A 2020 assessment discovered that poor gut health and, consequently, decreased immunity are caused by the increased inflammation brought on by exposure to microplastics. Seventy to eighty percent of the body’s immune cells are found in the gut, which plays a significant role in immunity. This implies that any issue affecting gut health also impacts immunological health.
In addition to disrupting the gut microbiota and creating dysbiosis, chronic exposure to microplastics in the gut is toxic to immune cells and promotes the expansion of “bad” bacteria. Dysbiosis has been linked in research to the emergence of diseases like Parkinson’s. Furthermore, the surface of microplastics could contain dangerous microorganisms that worsen immune system health.

What Level Of Exposure Do We Have?

Scientists attribute the abundance of microplastics in the environment to the vast worldwide manufacturing of plastics and widespread contamination. According to research, the typical American may ingest more than 50,000 microplastic particles annually only from meals. When taking into account the absorption of microplastics from non-food sources, this number rises to an estimated 120,000 and 90,000 in individuals who routinely drink plastic-based bottled water.
An average of 20 microplastics were found by the authors of a 2019 research in 10 grams of stool samples from eight subjects. These results imply that the number of microplastics that humans are exposed to and ingest is substantially more than previously thought by experts.

Ways To Reduce Exposure

You can strive to minimize the number of microplastics you come into touch with and eat, even if it might not be feasible to eliminate your exposure to them. Here are a few pieces of advice:

1. Eat Less Highly Processed Meals

According to research, eating a lot of highly processed foods, such as hamburgers, ready-to-eat convenience foods, French fries, ice cream, drinks, and canned goods, causes the body to produce more phthalate microplastics. Children are more affected by this impact.
Experts also hypothesize that the development of chronic illnesses, such as heart disease, may be brought on by the low nutritional content of highly processed meals mixed with the negative impacts of the microplastics found in those foods.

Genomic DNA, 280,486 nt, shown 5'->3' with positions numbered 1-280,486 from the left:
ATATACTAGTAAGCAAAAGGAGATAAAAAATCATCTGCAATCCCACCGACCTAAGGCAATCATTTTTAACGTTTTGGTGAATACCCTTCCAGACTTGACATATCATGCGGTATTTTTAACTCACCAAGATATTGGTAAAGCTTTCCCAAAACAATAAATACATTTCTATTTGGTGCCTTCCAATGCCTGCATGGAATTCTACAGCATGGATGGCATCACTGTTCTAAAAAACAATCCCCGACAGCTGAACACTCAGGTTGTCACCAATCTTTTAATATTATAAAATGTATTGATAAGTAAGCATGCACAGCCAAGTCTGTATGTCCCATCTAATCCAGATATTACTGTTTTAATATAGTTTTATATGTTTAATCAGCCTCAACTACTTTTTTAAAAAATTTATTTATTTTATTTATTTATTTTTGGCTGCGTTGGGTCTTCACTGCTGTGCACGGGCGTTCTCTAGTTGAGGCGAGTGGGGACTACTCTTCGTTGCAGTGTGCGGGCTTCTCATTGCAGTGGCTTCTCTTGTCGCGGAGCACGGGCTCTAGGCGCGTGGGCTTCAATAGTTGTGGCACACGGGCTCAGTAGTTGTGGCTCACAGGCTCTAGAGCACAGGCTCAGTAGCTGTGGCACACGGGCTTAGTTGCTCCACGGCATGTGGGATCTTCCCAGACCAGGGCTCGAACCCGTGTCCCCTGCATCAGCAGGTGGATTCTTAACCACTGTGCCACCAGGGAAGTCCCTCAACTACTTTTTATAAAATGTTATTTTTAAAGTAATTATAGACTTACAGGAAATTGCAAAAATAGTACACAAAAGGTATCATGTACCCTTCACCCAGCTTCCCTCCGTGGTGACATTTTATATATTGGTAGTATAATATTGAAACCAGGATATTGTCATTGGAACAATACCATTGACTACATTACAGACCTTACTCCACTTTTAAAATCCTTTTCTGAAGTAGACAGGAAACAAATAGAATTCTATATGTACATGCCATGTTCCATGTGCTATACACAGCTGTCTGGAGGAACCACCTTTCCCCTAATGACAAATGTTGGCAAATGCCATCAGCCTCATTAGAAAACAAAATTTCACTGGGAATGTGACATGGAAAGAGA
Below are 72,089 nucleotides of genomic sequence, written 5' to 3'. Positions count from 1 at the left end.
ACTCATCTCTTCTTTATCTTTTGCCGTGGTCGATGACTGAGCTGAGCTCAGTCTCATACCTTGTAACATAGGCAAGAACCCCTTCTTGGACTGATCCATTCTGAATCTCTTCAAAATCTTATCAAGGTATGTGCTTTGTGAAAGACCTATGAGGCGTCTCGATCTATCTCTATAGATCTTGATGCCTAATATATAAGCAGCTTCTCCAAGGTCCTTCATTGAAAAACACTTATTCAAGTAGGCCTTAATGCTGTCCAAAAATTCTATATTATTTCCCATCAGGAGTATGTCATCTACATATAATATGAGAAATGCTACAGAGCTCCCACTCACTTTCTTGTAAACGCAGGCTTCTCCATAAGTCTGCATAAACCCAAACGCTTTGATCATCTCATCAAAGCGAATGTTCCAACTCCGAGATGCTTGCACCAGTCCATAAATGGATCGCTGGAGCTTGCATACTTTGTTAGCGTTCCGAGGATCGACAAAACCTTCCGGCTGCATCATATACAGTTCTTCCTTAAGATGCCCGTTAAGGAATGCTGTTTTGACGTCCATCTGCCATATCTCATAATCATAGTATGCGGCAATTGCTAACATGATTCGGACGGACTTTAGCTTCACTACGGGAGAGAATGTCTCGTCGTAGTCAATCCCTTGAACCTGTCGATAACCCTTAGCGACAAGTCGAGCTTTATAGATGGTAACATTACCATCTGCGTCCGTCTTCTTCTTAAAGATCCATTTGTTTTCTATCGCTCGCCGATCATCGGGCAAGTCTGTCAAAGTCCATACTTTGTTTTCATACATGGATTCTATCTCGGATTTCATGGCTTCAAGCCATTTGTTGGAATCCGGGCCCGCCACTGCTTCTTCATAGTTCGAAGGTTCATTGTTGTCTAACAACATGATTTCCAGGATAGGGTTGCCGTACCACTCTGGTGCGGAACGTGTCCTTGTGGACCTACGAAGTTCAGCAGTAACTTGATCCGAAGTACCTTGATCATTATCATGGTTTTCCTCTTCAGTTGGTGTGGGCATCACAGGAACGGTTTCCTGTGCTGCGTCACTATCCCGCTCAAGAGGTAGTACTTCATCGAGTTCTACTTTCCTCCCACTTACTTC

The answer: Increase your consumption of whole foods and minimally processed foods while reducing or avoiding highly processed items from your diet. This will aid in reducing the body’s exposure to endocrine-disrupting microplastics.

2. Elect For Green Packaging

Utilizing eco-friendly packaging lowers the exposure to microplastics and their migration into the food supply. The remedy: Make the following choice:
  • Water bottles, portable bowls, and glass storage containers
  • Bento boxes made of stainless steel and reusable water bottles
  • Lunchboxes, bowls, cutlery, and pantry storage jars made of bamboo
  • Dishes and storage units made of rice husk

3. Use a Pristine Sword Or Glass Water Bottle

Individuals who only drink from plastic water bottles are roughly two to three times more likely to be exposed to microplastics than those who utilize other water containers. The migration of microplastics from packaging into food and water may be accelerated by heat and prolonged storage durations, which may be typical of bottled water. The remedy: To lessen exposure to microplastics, switch to glass or stainless steel water bottles from single-use or BPA-containing options.


The fragments of stabilizers, lubricants, fillers, plasticizers, and other chemicals that are used by manufacturers to give plastics their desired qualities, such as transparency, toughness, and flexibility, are known as microplastics. Ingestion of microplastics results in increased inflammation, impaired fasting glucose, insulin resistance, type 2 diabetes, and heart disease, among other health problems.
Microplastic exposure from food is substantial, but you may reduce it by consuming less highly processed foods, adopting eco-friendly food packaging, and switching to glass or stainless steel water bottles in place of plastic ones.